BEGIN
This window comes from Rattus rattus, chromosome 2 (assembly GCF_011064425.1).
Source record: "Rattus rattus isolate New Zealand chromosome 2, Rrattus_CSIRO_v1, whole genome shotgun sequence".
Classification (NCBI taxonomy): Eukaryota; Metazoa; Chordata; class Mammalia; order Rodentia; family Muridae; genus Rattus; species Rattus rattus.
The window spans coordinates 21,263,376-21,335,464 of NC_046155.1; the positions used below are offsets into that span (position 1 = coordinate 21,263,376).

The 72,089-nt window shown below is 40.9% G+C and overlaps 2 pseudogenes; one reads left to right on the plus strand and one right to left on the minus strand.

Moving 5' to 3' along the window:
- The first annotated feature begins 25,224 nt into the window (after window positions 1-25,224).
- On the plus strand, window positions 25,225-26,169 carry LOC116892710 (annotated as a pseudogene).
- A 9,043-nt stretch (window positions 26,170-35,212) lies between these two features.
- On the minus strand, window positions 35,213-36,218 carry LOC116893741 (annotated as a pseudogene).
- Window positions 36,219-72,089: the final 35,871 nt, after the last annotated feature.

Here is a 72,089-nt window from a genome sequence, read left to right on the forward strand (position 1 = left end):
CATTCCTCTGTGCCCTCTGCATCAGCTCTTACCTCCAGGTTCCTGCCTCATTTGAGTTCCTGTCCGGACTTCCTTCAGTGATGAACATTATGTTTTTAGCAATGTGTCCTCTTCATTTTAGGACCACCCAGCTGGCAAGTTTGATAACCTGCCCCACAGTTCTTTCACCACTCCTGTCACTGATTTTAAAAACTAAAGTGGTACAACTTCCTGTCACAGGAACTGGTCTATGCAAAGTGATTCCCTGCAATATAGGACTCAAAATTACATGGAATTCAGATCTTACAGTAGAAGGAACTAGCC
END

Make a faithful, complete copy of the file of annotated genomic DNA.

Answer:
This window comes from Rattus rattus, chromosome 2 (assembly GCF_011064425.1).
Source record: "Rattus rattus isolate New Zealand chromosome 2, Rrattus_CSIRO_v1, whole genome shotgun sequence".
Classification (NCBI taxonomy): Eukaryota; Metazoa; Chordata; class Mammalia; order Rodentia; family Muridae; genus Rattus; species Rattus rattus.
The window spans coordinates 21,263,376-21,335,464 of NC_046155.1; the positions used below are offsets into that span (position 1 = coordinate 21,263,376).

The 72,089-nt window shown below is 40.9% G+C and overlaps 2 pseudogenes; one reads left to right on the plus strand and one right to left on the minus strand.

Moving 5' to 3' along the window:
- The first annotated feature begins 25,224 nt into the window (after window positions 1-25,224).
- On the plus strand, window positions 25,225-26,169 carry LOC116892710 (annotated as a pseudogene).
- A 9,043-nt stretch (window positions 26,170-35,212) lies between these two features.
- On the minus strand, window positions 35,213-36,218 carry LOC116893741 (annotated as a pseudogene).
- Window positions 36,219-72,089: the final 35,871 nt, after the last annotated feature.

Here is a 72,089-nt window from a genome sequence, read left to right on the forward strand (position 1 = left end):
CATTCCTCTGTGCCCTCTGCATCAGCTCTTACCTCCAGGTTCCTGCCTCATTTGAGTTCCTGTCCGGACTTCCTTCAGTGATGAACATTATGTTTTTAGCAATGTGTCCTCTTCATTTTAGGACCACCCAGCTGGCAAGTTTGATAACCTGCCCCACAGTTCTTTCACCACTCCTGTCACTGATTTTAAAAACTAAAGTGGTACAACTTCCTGTCACAGGAACTGGTCTATGCAAAGTGATTCCCTGCAATATAGGACTCAAAATTACATGGAATTCAGATCTTACAGTAGAAGGAACTAGCC